What happens when there's no agenda, no ego, no limits and no expectations? When a disparate bunch of burned-out singers and musicians whose souls are sucked bone-dry by week-in, week-out service simply show up for no other reason but to see what God has up His sleeve?
Sure, there's talent in the room, and plenty of it. But there's something so healing about laying down the individual to become part of a mob.
WorshipMob began in Colorado Springs, Colorado, in 2011 for the sole purpose of ministering to worship leaders, empowering them to minister to each other and experience worship together beyond church walls. To simply allow space for God to move, for these musicians to respond and to eventually share the result for free with people all over the world.
"Originally, the idea was to capture as close to a live worship experience as possible," explains Sean Mulholland, a worship musician who started WorshipMob in his home studio. "I was quite jaded at the time, and the worship experience I was part of every week didn't seem real to me. It felt like a musical performance with a few, select people. I wanted to know what it would feel like to get a bunch of people like me, mostly singers and musicians of a similar caliber, and go for something more free, to see where the Holy Spirit might lead."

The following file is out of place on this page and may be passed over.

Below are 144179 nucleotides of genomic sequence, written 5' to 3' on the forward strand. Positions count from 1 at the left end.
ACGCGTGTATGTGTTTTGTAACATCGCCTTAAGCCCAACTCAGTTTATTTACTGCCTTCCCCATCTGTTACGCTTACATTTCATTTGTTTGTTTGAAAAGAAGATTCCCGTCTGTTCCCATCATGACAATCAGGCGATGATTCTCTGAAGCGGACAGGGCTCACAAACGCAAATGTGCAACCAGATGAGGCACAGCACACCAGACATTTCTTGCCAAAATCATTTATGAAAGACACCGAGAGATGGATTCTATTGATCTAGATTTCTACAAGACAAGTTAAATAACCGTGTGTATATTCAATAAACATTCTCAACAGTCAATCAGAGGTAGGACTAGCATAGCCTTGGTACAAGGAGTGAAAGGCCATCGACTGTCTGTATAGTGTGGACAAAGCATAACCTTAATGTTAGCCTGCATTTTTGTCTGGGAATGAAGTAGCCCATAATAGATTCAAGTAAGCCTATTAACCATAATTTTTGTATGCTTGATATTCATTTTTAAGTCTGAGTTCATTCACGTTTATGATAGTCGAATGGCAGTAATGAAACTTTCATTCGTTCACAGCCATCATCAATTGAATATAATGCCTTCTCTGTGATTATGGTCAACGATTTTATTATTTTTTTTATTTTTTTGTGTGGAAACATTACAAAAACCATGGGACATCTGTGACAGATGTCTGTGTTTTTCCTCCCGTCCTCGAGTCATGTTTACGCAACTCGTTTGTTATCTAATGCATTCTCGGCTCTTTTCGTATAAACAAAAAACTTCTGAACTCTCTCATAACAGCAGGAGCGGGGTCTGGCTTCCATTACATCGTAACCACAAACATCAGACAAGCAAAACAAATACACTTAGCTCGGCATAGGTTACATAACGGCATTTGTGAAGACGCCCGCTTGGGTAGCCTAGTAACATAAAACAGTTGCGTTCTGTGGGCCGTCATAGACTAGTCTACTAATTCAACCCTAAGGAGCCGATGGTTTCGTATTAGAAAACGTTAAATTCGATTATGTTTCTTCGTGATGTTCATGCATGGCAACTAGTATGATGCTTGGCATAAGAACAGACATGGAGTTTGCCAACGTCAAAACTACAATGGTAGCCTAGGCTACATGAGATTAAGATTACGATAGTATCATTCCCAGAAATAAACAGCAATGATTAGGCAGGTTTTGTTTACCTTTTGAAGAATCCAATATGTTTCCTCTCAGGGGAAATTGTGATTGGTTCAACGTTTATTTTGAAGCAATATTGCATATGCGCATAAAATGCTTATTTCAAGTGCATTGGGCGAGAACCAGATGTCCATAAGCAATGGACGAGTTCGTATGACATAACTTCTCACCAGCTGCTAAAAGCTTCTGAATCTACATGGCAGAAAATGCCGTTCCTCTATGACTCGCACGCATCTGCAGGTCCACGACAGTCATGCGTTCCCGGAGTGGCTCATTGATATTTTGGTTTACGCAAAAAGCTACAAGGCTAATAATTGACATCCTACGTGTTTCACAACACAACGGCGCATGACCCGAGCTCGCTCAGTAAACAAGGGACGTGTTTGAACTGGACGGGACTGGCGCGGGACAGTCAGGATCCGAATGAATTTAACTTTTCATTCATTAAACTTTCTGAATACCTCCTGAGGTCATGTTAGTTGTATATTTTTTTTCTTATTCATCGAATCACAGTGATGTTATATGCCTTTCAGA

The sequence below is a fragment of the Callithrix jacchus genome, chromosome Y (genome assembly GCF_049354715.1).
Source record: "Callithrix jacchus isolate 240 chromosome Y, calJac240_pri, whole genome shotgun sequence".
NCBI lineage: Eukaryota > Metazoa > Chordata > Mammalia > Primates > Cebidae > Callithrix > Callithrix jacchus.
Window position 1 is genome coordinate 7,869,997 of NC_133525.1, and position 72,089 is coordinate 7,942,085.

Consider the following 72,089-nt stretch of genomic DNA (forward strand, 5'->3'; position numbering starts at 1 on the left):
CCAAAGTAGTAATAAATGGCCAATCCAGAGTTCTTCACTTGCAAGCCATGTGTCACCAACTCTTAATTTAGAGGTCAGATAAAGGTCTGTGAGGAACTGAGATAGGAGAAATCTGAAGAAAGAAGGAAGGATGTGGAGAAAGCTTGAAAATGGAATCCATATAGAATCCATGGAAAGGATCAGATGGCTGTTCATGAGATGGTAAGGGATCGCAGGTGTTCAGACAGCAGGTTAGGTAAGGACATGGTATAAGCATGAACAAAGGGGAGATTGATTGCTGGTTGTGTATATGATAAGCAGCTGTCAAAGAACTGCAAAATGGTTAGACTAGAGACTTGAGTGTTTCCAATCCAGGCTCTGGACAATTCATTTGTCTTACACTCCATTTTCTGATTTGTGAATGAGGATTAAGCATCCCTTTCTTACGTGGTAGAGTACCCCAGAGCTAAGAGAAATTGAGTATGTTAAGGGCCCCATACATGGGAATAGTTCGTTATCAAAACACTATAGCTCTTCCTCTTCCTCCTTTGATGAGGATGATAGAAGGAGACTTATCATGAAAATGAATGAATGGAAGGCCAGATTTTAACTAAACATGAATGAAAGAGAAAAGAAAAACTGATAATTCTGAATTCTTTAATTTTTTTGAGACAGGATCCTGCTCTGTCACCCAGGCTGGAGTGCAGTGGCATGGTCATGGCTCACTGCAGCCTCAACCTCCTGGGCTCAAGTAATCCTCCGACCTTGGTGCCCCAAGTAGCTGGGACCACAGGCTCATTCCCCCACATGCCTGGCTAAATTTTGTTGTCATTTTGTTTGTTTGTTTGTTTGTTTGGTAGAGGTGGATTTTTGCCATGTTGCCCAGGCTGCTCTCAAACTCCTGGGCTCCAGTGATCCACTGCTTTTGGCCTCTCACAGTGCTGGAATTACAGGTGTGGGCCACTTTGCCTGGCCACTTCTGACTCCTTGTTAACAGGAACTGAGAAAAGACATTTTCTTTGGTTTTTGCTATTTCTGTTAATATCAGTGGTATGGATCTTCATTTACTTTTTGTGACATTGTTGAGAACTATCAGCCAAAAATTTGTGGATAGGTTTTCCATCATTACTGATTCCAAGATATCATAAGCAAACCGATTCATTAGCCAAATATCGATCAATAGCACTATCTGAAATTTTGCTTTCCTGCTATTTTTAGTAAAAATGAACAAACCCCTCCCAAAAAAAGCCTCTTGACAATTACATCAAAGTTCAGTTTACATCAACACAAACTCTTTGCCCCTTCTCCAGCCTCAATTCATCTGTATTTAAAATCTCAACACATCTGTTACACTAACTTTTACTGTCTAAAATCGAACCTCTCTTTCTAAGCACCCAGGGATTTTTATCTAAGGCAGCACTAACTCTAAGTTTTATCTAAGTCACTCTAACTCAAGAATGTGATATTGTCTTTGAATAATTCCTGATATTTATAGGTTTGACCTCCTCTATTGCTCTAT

Within a year, word started getting out, and it was standing room only in this little "hospital for worship leaders." But the numbers belied the most significant growth. "A year in, it started developing in a way we could not have imagined," Garrett Chynoweth, who serves as a lead pastor for WorshipMob, says. "It began to explode ... in expression, heart and spirit ... we didn't try to impose a particular style or sound on it, instead allowing people to find their own voice."
What developed was a new kind of mob culture; a unique community wherein the greater expression is less about individual contribution and more about serving the whole. Less about what you bring to the table; more about what God brings to the table.